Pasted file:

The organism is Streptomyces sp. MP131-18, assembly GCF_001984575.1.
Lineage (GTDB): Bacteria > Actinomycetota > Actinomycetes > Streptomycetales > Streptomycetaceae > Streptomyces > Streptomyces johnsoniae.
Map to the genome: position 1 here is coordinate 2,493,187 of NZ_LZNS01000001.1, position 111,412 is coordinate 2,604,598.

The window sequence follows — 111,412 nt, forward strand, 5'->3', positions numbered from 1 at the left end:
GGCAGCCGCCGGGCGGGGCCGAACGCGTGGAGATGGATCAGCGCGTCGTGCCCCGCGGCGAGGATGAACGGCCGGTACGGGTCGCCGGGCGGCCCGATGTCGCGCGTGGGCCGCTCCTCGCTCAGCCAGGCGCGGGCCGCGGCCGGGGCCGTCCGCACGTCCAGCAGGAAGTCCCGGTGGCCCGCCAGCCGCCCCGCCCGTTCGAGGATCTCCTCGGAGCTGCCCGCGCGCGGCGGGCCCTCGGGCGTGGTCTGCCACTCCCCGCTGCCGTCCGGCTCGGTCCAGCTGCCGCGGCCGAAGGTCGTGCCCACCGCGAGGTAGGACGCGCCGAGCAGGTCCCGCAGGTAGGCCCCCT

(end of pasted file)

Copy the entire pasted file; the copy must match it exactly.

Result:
The organism is Streptomyces sp. MP131-18, assembly GCF_001984575.1.
Lineage (GTDB): Bacteria > Actinomycetota > Actinomycetes > Streptomycetales > Streptomycetaceae > Streptomyces > Streptomyces johnsoniae.
Map to the genome: position 1 here is coordinate 2,493,187 of NZ_LZNS01000001.1, position 111,412 is coordinate 2,604,598.

The window sequence follows — 111,412 nt, forward strand, 5'->3', positions numbered from 1 at the left end:
GGCAGCCGCCGGGCGGGGCCGAACGCGTGGAGATGGATCAGCGCGTCGTGCCCCGCGGCGAGGATGAACGGCCGGTACGGGTCGCCGGGCGGCCCGATGTCGCGCGTGGGCCGCTCCTCGCTCAGCCAGGCGCGGGCCGCGGCCGGGGCCGTCCGCACGTCCAGCAGGAAGTCCCGGTGGCCCGCCAGCCGCCCCGCCCGTTCGAGGATCTCCTCGGAGCTGCCCGCGCGCGGCGGGCCCTCGGGCGTGGTCTGCCACTCCCCGCTGCCGTCCGGCTCGGTCCAGCTGCCGCGGCCGAAGGTCGTGCCCACCGCGAGGTAGGACGCGCCGAGCAGGTCCCGCAGGTAGGCCCCCT